• New products and systems can be developed to solve problems or to help do things that could not be done without the help of technology. (Grades 6 - 8) Details... View more aligned curriculum... Do you agree with this alignment?
  • Use parentheses, brackets, or braces in numerical expressions, and evaluate expressions with these symbols. (Grade 5) Details... View more aligned curriculum... Do you agree with this alignment?
  • Fluently divide multi-digit numbers using the standard algorithm. (Grade 6) Details... View more aligned curriculum... Do you agree with this alignment?
  • Fluently add, subtract, multiply, and divide multi-digit decimals using the standard algorithm for each operation. (Grade 6) Details... View more aligned curriculum... Do you agree with this alignment?
  • Find a percent of a quantity as a rate per 100 (e.g., 30% of a quantity means 30/100 times the quantity); solve problems involving finding the whole, given a part and the percent. (Grade 6) Details... View more aligned curriculum... Do you agree with this alignment?
  • Develop and use a model to describe that waves are reflected, absorbed, or transmitted through various materials. (Grades 6 - 8) Details... View more aligned curriculum... Do you agree with this alignment?
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Materials List

Each group needs:

To share with the entire class:

  • red liquid food coloring
  • water
  • 9 containers, to hold 20 ml of liquid each
  • masking tape/pen or wax pencil, to label 9 containers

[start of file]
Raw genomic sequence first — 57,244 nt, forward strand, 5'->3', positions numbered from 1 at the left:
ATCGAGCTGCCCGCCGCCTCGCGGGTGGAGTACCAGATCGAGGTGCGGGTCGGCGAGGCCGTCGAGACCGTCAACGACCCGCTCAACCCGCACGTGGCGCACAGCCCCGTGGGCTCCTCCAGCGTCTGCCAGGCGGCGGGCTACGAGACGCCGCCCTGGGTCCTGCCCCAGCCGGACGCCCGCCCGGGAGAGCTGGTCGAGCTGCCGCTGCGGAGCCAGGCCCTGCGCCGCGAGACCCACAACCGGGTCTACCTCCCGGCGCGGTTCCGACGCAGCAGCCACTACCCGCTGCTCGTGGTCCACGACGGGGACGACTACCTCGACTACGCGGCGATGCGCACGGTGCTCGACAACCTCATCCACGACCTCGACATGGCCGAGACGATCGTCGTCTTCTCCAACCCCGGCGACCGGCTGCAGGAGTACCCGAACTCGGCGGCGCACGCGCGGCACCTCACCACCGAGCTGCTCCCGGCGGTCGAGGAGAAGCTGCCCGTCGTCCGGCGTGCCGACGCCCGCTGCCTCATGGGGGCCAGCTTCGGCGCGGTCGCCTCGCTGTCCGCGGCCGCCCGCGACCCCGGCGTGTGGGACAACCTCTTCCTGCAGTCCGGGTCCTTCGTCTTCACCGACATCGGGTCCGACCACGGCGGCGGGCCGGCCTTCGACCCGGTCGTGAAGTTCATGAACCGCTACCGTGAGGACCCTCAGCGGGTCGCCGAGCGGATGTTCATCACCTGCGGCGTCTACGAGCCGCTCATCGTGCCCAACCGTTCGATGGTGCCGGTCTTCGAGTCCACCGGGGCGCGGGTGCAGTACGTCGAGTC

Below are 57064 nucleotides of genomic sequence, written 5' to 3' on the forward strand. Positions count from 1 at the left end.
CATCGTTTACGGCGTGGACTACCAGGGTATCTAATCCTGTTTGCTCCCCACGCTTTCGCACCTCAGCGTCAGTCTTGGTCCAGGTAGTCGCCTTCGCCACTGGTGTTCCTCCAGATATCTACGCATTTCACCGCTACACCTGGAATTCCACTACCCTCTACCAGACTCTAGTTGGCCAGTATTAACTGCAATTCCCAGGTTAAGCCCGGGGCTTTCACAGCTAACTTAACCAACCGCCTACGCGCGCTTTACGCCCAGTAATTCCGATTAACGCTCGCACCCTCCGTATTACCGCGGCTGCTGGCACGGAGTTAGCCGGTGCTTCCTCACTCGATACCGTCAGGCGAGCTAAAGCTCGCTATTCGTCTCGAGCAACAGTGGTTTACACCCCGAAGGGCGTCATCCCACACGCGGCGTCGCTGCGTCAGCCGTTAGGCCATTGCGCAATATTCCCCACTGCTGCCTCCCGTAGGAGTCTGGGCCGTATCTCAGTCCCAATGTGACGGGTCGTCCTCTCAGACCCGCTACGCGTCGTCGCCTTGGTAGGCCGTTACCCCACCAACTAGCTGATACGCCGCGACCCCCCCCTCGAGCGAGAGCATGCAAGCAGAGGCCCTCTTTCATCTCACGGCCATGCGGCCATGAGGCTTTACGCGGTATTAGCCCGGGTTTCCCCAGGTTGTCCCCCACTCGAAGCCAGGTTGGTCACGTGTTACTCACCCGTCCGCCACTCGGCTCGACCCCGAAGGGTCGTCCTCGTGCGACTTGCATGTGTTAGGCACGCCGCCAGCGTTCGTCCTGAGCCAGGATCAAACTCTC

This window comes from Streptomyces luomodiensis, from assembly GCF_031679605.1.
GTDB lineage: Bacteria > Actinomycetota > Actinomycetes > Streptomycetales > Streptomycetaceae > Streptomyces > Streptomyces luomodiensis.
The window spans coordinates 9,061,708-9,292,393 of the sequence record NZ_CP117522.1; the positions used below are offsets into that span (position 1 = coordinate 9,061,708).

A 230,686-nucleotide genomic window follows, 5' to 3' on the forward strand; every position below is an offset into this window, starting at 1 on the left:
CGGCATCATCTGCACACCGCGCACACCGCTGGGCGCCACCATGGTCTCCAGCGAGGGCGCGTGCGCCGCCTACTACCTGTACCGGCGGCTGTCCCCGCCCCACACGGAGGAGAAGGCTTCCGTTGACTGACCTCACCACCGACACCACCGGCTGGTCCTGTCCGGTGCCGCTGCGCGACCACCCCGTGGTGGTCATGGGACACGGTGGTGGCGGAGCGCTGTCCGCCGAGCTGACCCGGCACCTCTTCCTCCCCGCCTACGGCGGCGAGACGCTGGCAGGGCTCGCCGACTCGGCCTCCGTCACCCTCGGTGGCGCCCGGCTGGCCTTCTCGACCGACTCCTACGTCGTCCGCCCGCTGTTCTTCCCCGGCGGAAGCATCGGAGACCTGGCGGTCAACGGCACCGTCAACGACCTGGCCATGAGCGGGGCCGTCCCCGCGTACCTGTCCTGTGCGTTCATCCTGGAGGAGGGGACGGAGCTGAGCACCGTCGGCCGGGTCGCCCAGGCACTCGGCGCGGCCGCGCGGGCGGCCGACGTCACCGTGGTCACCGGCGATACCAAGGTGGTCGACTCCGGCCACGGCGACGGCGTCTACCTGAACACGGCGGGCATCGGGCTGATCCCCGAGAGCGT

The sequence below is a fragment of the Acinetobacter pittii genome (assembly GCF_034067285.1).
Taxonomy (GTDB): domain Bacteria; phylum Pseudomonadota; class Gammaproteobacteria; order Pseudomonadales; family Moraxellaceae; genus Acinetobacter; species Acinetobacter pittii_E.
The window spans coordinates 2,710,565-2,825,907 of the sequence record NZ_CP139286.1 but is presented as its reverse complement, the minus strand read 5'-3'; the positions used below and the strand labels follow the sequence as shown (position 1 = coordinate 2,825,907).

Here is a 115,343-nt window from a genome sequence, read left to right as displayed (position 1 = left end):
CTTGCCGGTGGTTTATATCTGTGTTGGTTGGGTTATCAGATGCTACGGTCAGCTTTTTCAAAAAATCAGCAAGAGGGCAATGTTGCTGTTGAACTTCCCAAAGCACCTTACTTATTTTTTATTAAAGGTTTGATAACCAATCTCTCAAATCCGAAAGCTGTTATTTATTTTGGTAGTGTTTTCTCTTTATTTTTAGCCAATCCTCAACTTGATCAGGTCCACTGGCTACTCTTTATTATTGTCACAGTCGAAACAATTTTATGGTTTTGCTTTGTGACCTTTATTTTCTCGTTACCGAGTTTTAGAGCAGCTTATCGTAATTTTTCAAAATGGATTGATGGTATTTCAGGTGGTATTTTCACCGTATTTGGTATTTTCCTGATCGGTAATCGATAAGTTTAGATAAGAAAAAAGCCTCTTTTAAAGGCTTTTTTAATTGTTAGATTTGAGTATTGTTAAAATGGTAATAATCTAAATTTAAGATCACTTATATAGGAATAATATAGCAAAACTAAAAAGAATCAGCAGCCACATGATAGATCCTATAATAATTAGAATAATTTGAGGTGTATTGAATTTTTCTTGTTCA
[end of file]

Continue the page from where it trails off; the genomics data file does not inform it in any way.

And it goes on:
Note: This activity can also be conducted with the older (and no longer sold) LEGO MINDSTORMS NXT set instead of EV3; see below for those supplies:

  • LEGO MINDSTORMS Education NXT Base Set (includes light sensor)

Introduction/Motivation

Have you ever made Kool-Aid or another flavored drink mix powder, such as lemonade or a sports drink? If so, you already know that you can change the strength or concentration of a solution (your drink) by adding more or less water. If you want a strong Kool-Aid drink (one that has deep color and flavor) you dissolve a lot of the powder in your glass of water, right? What about if you're in the mood for a drink that is more watered-down with just a hint of Kool-Aid sweetness? Well, then you only add a small amount of the powder to your glass of water. So in making a Kool-Aid drink to your liking, you are actually adjusting concentration, with more powder (per volume liquid) making the drink more concentrated, and less powder (per volume liquid) making the drink less concentrated. The opposite of concentrating is diluting, or in this example, adding more water.

Can you think of two ways you can approximate the concentration of a Kool-Aid drink? (Answers: Tasting it and making observations about the color. The more concentrated the drink, the more intense the flavor and the darker the color.)

Scientists and engineers have another accurate and straightforward way to study concentration using light—something you will get to experience today! In this activity you will study the concentration of red dye in different solution samples based on how much light they reflect. In order to do this, we will use liquid solutions that are transparent, or allow light to pass through them. The more light that a solution is able to reflect, the more concentrated it is! We'll evaluate a set of standard solutions with known concentrations of red dye and put your math and science skills to work in order to determine the dye concentrations for two unknown solutions.

Vocabulary/Definitions

concentration: The amount of a component in a given area or volume.

dilute: To reduce concentration by adding more liquid.

incident light: Direct light that falls on a surface or a substance.

insoluble: Incapable of being fully dissolved into a liquid.

media: A liquid solution.

reflected light: Incident light that bounces off a substance in the direction from which it came.

scatter light: When incident light bounces off a substance in many different directions.

soluble: Capable of being dissolved into a liquid.

standard: Something set up and established as a rule for the measure of quantity, weight, extent, value or quality.

transmit light: When incident light travels through a substance.

unknown: Something that requires discovery, identification or clarification.